In recent weeks, Walker has sounded more like uber-lefty Rep. Brett Hulsey (D-Madison), who has criticized Democratic gubernatorial candidate Mary Burke for not being liberal enough. For starters, Walker has run two campaign ads blasting Burke for allegedly "making millions of dollars sending jobs overseas." Burke and her defenders say any such decisions by her family's company Trek Bicycle were made after she no longer worked for it.
That question aside, it was bizarre to see the thoroughly right-wing Walker aligning himself with liberal Democratic Sen. Tammy Baldwin, a frequent critic of companies outsourcing jobs. Walker was also taking a page from the playbook of the Obama campaign, which condemned Republican Mitt Romney for exporting jobs.
On the Wall Street Journal editorial page, conservative Allysia Finley slapped at Walker's sudden left turn, noting that "Economic populism is usually the province of Democrats who don't understand how free markets work or who cynically hope to exploit voters' insecurities. Mr. Walker is better than that."
Apparently not. Walker went on to call Burke a hypocrite for supporting an increase in the minimum wage "and yet personally profiting from a company that sends work to China where they make two dollars an hour."
Piling on, Walker charged that Trek "hasn't paid corporate income taxes since 1982." The claim is misleading, because Trek is an S corporation, which means that net revenue is passed on to its shareholders, who pay personal income taxes on the gains. As the Milwaukee Journal Sentinel has reported, Mary Burke and other family members who hold much of the company's stock have in fact paid hefty income taxes on the company's gains.
But that question aside, Walker's charge is a slap at companies across the state, the majority of which are also S corporations. Walker is aligning himself with Senate Democrats, who have been pushing to close the S-corp loophole, while congressional Republicans have decried such efforts.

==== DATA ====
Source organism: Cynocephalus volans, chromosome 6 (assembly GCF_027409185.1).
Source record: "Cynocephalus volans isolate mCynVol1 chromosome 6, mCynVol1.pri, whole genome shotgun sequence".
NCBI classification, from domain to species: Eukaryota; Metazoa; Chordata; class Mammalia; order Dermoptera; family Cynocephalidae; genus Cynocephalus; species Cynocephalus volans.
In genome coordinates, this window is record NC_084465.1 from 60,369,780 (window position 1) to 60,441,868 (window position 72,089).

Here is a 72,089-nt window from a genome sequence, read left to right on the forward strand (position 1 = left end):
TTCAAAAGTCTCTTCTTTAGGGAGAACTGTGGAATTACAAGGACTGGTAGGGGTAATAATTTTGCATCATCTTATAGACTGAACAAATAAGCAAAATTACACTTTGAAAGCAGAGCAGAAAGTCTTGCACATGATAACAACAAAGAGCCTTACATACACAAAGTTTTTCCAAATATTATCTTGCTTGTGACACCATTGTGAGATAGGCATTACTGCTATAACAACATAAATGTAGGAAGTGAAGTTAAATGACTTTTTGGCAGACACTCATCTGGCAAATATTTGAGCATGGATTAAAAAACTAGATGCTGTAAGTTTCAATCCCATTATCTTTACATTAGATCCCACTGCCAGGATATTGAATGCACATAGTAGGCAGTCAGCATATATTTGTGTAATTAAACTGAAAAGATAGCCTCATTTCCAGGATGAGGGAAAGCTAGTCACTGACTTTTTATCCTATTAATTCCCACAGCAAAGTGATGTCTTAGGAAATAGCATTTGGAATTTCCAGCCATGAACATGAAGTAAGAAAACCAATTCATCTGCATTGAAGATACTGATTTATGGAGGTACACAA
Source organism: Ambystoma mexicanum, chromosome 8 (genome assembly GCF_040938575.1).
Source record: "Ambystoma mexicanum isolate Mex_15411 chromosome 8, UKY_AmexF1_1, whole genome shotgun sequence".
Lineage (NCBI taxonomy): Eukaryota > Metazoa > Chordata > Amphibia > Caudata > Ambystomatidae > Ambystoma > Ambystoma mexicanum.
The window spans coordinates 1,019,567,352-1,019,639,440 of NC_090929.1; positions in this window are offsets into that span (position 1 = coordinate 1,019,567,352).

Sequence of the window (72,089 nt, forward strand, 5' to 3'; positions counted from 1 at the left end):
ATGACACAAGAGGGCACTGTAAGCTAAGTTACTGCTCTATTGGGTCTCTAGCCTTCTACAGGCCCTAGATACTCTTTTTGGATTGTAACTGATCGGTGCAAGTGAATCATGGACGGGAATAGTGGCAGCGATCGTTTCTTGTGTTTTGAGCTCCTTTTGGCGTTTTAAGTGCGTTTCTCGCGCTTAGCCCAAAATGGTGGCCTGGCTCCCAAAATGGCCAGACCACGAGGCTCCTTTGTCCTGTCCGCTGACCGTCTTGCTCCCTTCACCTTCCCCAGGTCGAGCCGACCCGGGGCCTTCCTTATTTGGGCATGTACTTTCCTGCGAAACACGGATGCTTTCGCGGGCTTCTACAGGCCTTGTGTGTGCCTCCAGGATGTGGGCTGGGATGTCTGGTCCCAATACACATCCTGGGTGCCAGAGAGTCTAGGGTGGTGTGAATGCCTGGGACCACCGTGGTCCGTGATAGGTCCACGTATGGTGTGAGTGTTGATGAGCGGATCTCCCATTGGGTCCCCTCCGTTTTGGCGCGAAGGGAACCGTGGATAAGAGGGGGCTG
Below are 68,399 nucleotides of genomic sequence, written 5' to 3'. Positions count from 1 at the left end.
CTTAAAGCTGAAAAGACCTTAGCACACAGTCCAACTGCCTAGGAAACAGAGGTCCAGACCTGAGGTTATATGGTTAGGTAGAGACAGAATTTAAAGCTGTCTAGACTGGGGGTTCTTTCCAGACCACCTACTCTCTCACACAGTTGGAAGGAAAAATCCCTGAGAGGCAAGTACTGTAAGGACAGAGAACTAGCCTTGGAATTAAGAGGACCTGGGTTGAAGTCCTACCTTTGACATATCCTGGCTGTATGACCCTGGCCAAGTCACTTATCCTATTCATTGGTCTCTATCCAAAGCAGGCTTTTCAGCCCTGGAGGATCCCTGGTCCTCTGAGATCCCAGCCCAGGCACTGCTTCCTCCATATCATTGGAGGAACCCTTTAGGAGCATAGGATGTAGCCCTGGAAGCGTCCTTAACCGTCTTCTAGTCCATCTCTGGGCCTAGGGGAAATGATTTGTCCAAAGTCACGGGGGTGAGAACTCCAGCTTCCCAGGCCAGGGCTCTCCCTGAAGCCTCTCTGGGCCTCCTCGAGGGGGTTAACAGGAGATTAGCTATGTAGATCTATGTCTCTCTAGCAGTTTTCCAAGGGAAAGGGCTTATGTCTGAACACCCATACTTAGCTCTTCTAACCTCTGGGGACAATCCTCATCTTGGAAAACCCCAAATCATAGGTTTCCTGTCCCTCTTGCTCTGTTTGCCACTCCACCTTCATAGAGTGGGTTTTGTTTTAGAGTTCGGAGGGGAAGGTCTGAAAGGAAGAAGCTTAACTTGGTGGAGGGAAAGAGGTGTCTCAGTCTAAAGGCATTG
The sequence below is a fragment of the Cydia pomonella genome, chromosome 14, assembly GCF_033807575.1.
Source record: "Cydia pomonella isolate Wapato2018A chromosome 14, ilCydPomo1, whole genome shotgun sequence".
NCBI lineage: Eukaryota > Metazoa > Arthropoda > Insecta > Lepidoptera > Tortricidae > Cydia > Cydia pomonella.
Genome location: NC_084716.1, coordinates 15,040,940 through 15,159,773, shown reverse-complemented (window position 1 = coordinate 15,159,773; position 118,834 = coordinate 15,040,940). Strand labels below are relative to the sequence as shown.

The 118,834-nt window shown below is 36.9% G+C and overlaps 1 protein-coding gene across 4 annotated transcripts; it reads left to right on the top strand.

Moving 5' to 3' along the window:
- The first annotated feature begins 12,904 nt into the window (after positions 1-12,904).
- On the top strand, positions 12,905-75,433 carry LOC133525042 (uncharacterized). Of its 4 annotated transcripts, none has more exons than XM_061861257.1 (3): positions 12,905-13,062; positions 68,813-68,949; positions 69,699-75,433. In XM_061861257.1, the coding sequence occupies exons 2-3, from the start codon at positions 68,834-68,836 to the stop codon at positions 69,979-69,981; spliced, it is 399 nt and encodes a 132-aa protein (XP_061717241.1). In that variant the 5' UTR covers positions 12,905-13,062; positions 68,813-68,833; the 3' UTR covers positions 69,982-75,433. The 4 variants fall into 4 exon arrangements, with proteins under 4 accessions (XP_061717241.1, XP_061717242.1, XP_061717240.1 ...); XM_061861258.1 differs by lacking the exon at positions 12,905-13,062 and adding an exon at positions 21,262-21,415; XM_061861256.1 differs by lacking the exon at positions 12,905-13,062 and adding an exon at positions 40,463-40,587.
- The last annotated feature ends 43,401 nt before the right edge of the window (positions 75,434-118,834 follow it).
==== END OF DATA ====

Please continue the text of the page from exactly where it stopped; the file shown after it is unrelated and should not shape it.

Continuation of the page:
Walker has also approved what Republicans normally condemn as "class warfare" against the wealthy. A website run by the Wisconsin Republican Party derides Burke as a "definitive 'one-percenter'" and an "Outsourcing Millionaire" who once worked for McKinsey, "a global consulting firm known for its outsourcing expertise."
What the hell is going on here?
There are several explanations.
Walker's blasts at Burke's alleged outsourcing suggests he's worried about her attack on him for providing state subsidies to companies that have exported jobs. In fact, Walker last week did another left turn and backed a proposal by Assembly Minority Leader Peter Barca to block state incentives from funding companies that shift jobs overseas.
Walker and other Republicans have also argued that their attacks prove Burke is "hypocritical." Perhaps, but isn't Walker even more hypocritical for attacking her on the minimum wage, which he opposes raising, or for being part of an S corporation, a common business structure he would otherwise support, or for outsourcing jobs, something he's never criticized until his sudden embrace of Barca's proposal?
No, I think the major goal of these attacks is to sour Democrats on voting for Burke by convincing them she is not a true liberal. Because if Democrats turn out in force in November, Walker may be out of a job.
The last two Marquette Law School polls -- from May and July -- had nothing but bad news for Walker. Both found the race was a dead heat, despite the fact that 49% of those surveyed said they didn't know enough about Burke to have an opinion. That's because nearly every voter has an adamantly pro or con opinion about Walker, with less than 50% having a positive opinion of him in both polls.
Both polls showed the state has more Democrats than Republicans and predicted the November electorate was likely to have a higher percentage of Democrats voting. Meanwhile, Walker's 9% edge over Burke among independents in May had dropped to just 1% by July.
Why the latter decline? "The economic news has not been particularly good," Marquette's pollster Charles Franklin theorizes, "and the John Doe probe may have had an impact."
Where does this leave the Walker campaign?
He already has the support of 93% of Republicans, so there's not much he can do to up that, or increase their opposition to Burke.
His only recourse is to attack her, and convince the 49% of the voters who have no opinion of her that she is a "hypocrite" (aimed, one suspects, at the small percentage of independents left in this hyper-polarized state) or is not a true liberal -- a charge aimed at Democrats.
Notice you haven't seen the standard GOP attack -- that Burke is a Madison liberal? Walker wants to convince Democrats that Burke isn't a liberal, and thereby depress their turnout. If he fails, he may well lose the election.
Bruce Murphy is the editor of Urban Milwaukee.